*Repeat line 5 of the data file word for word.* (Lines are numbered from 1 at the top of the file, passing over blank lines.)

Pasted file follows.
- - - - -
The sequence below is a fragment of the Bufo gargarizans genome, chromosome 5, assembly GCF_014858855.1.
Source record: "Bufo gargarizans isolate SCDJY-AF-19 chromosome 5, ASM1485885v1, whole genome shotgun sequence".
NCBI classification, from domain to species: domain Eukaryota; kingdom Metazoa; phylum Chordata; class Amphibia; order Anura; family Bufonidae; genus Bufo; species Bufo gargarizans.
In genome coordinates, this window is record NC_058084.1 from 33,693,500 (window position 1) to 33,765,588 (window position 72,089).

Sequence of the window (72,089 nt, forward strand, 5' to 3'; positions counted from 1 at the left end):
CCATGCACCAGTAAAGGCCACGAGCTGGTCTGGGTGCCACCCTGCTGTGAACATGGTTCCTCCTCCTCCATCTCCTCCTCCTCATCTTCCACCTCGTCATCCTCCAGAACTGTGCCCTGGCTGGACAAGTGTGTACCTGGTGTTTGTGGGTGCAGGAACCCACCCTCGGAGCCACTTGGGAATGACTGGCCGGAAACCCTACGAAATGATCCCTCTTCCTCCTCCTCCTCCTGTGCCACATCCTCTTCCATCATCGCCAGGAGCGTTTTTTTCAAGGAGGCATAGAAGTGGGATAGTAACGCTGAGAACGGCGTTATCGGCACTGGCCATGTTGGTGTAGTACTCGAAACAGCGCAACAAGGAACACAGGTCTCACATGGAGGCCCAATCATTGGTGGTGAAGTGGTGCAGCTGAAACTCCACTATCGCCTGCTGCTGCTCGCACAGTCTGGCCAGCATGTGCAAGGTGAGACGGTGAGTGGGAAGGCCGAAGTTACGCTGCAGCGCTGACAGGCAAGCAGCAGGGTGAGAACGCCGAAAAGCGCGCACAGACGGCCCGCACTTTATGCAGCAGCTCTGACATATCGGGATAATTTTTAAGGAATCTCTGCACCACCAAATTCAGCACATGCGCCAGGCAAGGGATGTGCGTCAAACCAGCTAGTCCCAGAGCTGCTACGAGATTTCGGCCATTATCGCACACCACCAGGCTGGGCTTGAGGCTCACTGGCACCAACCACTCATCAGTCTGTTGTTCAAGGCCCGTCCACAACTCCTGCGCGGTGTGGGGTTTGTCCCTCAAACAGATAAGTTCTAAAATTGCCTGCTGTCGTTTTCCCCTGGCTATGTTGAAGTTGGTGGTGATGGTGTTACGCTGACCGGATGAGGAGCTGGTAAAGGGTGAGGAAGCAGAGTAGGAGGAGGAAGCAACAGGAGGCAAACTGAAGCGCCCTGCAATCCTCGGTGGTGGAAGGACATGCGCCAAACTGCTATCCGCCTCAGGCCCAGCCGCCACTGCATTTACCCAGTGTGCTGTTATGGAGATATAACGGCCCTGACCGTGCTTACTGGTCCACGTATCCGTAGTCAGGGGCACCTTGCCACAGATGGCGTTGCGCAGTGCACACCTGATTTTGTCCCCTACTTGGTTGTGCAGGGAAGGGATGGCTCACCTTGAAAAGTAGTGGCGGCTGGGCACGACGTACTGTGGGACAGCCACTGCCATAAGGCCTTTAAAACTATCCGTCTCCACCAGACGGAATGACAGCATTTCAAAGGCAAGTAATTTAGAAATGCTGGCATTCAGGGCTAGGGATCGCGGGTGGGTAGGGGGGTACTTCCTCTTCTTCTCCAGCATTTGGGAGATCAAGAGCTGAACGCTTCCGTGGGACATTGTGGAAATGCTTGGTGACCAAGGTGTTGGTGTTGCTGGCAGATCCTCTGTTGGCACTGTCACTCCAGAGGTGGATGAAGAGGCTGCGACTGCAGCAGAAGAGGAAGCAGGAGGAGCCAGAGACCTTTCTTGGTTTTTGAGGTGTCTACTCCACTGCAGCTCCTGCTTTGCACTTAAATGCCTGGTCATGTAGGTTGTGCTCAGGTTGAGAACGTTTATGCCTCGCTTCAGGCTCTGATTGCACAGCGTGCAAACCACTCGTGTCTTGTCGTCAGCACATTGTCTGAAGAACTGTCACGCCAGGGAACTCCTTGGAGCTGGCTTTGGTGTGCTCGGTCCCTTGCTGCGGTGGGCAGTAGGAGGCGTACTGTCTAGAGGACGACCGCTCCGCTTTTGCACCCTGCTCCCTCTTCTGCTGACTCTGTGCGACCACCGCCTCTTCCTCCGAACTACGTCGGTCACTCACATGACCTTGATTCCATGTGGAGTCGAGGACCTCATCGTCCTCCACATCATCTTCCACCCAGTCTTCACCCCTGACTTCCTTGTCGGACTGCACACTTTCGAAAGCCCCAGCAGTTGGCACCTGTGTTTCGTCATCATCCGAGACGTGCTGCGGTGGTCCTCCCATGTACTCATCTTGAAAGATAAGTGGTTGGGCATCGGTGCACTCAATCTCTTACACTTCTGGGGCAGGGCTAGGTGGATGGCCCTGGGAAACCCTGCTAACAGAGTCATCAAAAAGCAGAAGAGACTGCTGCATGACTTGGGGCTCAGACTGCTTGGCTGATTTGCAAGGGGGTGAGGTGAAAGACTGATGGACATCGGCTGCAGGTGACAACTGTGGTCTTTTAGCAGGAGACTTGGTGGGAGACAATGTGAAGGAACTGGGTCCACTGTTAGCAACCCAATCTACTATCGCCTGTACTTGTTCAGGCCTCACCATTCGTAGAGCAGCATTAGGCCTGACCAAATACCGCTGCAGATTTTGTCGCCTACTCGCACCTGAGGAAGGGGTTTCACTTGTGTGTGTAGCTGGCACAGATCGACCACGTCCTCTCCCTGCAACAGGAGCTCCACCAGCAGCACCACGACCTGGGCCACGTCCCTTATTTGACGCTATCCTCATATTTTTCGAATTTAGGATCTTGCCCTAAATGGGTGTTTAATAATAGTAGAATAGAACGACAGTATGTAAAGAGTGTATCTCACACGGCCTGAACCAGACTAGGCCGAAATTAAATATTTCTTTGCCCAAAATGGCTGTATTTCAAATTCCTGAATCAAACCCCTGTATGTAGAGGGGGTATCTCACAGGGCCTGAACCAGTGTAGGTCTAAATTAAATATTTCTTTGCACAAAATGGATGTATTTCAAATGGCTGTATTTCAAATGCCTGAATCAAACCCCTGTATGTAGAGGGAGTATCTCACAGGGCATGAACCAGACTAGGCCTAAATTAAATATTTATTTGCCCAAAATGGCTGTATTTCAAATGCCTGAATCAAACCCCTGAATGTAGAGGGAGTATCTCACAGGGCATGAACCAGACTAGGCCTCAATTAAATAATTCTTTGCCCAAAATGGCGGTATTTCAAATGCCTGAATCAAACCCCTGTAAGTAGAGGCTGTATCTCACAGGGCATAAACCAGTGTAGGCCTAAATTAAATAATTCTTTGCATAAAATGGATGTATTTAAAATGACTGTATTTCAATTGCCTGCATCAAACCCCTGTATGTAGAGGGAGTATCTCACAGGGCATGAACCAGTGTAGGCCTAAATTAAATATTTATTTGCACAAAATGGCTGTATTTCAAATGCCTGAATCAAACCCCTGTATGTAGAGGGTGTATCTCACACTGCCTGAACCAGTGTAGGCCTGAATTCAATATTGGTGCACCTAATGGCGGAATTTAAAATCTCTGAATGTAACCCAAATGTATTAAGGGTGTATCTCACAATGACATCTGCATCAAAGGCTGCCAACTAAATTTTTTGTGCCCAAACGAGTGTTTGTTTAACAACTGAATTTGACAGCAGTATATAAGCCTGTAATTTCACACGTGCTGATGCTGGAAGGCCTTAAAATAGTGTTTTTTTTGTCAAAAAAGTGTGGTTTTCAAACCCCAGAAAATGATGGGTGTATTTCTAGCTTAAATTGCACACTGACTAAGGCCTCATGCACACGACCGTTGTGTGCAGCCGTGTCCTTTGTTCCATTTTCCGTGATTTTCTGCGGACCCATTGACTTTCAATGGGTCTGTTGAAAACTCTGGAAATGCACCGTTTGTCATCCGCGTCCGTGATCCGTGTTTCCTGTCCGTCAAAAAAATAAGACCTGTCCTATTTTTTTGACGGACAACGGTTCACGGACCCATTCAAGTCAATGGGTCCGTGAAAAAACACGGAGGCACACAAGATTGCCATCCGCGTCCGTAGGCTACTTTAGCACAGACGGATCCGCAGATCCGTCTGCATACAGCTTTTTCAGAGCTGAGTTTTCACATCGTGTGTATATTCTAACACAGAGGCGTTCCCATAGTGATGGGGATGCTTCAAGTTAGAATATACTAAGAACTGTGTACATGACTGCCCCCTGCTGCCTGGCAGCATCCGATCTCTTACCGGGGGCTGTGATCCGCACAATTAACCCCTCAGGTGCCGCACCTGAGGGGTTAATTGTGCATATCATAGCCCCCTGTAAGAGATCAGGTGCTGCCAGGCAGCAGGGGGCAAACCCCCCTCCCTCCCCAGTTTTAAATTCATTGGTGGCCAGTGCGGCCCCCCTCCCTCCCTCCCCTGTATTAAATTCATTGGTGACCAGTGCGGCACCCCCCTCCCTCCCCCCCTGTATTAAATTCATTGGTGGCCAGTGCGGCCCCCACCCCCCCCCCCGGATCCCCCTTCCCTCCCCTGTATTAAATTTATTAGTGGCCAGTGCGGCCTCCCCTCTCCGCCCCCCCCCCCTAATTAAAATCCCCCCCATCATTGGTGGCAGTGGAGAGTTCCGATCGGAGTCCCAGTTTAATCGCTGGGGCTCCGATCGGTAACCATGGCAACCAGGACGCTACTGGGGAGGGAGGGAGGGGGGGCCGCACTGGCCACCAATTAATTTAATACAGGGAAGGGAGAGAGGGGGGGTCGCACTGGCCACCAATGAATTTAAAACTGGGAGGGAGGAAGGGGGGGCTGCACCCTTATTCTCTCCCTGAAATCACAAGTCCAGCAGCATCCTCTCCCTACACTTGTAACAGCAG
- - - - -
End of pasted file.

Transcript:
Sequence of the window (72,089 nt, forward strand, 5' to 3'; positions counted from 1 at the left end):